Both Sides Must Show Reform Plans to Fit Today’s Real-World Conditions

If the substance of reform that both the government and the Science Council of Japan are aiming for is left half-baked, constructive discussions will not be possible. Both sides should seek common ground by presenting concrete ideas to end their needless confrontation.

The government intends to revise a relevant law in the current Diet session to review how the council should function.

There have been voices questioning the very raison d’etre of the council, as its influence on policies is unclear. The revision of the law is intended to increase transparency in the process of selecting council membership and introduce a system for reviewing its management.

Currently, the prime minister appoints candidates selected by the council based on the recommendations of incumbent members and others. The membership is set at 210.

According to the outline of a draft revision presented by the government, a third party, tentatively described as a “selection advisory committee,” will be established to be involved in the selection of candidates before the prime minister appoints them. The council would be obliged to respect the opinions of the advisory panel.

It is understandable that the government intends to involve outside experts in the selection process of membership in order to attract diverse human resources. However, the government has not yet clarified the number of members for the advisory panel or its judgment criteria for selecting candidates.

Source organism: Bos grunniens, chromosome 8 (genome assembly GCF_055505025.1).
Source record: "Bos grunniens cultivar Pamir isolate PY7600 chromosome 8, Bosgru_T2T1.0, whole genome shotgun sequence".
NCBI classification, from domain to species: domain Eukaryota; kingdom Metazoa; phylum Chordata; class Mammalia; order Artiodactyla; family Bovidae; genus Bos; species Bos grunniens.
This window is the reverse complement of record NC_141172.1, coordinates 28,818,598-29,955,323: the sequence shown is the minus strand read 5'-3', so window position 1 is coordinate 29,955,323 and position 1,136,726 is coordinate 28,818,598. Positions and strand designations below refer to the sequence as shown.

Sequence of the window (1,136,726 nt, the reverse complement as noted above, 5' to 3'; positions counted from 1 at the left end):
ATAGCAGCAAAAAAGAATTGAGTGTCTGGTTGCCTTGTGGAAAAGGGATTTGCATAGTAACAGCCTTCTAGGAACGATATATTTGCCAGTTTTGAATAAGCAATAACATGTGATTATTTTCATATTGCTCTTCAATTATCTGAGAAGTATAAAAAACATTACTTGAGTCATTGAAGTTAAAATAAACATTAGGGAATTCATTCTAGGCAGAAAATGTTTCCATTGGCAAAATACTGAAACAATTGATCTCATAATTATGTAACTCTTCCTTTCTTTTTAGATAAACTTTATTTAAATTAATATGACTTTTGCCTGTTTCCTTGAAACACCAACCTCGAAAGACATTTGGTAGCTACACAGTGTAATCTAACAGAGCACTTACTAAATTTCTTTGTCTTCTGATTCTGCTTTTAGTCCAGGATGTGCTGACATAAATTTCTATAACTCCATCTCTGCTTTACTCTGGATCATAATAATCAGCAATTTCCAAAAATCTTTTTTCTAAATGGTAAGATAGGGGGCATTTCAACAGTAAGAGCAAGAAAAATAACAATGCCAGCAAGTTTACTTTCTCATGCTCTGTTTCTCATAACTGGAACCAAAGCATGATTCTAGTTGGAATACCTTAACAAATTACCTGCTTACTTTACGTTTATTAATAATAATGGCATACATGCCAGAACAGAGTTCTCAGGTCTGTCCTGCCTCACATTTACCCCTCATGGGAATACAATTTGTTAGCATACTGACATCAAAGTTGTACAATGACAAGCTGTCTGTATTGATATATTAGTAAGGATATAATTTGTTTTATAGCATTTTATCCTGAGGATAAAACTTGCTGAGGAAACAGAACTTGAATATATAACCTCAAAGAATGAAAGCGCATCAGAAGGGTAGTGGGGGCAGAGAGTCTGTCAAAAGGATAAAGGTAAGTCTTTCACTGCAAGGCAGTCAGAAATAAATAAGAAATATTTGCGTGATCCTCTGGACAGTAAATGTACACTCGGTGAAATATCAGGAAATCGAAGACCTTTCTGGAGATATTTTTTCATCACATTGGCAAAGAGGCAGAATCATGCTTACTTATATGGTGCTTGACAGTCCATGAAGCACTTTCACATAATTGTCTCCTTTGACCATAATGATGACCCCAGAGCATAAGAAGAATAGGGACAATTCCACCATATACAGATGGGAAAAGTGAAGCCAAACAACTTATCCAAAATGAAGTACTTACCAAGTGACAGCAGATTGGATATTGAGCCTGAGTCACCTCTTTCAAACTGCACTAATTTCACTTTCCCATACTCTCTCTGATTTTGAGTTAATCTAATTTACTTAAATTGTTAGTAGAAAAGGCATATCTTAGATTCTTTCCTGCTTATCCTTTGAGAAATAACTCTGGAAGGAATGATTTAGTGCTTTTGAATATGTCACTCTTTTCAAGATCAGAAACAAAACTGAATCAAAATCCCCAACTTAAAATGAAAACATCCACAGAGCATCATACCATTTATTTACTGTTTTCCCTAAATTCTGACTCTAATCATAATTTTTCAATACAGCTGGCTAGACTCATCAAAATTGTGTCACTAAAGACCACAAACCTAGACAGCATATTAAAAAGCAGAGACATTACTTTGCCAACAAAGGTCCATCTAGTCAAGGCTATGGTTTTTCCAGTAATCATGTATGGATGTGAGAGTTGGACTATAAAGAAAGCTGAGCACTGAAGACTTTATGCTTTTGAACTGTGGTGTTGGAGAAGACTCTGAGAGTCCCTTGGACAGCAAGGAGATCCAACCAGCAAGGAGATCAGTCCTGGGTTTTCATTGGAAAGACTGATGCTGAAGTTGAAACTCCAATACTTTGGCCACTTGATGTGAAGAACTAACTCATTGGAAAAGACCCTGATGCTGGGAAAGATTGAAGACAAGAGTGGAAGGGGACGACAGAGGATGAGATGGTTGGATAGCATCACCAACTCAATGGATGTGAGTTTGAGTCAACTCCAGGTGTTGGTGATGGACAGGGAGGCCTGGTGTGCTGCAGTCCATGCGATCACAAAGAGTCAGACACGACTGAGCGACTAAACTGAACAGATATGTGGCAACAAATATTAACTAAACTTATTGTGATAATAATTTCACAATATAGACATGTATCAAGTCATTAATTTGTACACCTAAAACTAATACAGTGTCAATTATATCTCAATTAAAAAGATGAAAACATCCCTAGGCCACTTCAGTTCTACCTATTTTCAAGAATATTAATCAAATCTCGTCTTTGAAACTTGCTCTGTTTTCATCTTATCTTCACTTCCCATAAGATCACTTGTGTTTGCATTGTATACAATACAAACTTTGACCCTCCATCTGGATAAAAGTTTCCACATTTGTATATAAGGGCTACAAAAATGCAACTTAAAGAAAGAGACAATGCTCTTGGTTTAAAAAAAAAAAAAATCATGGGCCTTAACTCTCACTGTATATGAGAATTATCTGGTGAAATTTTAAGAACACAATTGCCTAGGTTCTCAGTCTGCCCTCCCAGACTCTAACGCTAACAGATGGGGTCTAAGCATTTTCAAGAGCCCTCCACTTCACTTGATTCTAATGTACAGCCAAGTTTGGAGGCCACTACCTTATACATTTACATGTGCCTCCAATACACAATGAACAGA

The council, on the other hand, opposes the involvement of a third party in the selection of its members, saying that it would “undermine its independence.”

However, in 2021, the council put together its own reform proposal that included soliciting a wide range of third-party opinions in the selection of its members.

As the government proposal also entrusts the appointment of advisory panel members to the president of the council, there is not much difference between the proposals of the government and the council. Nevertheless, the council criticizes the government proposal as an “intervention” into the council’s affairs. It is hard to understand the council’s stance.

Each fiscal year, the government invests about ¥1 billion in national funds to support the council. It will be difficult to gain the public’s understanding if the council tells the government to “keep its nose out” of the selection of its members even while receiving public funds.

Under the government draft, the council will formulate a six-year “medium-term operational management plan,” matching the six-year terms served by its members, as a measure to review its management. The draft also calls for the council to self-evaluate the status of its operational management and make the results public every fiscal year.

It cannot be said that the council has made any timely proposals to the government on such matters as the 2011 accident at a nuclear power plant in Fukushima Prefecture or the coronavirus pandemic. It is quite natural that the council should make public the content and concrete results of its activities, and fulfill its accountability.

The advancement of science and technology is essential for the development of a country. It is important for politics and academic organizations to take concerted action.

The dual use of science and technology for both civilian and military purposes is becoming increasingly important. The council should change its outdated way of thinking, such as its opposition to military research, and should not prevent researchers from getting involved in defense policy.

(From The Yomiuri Shimbun, March 1, 2023)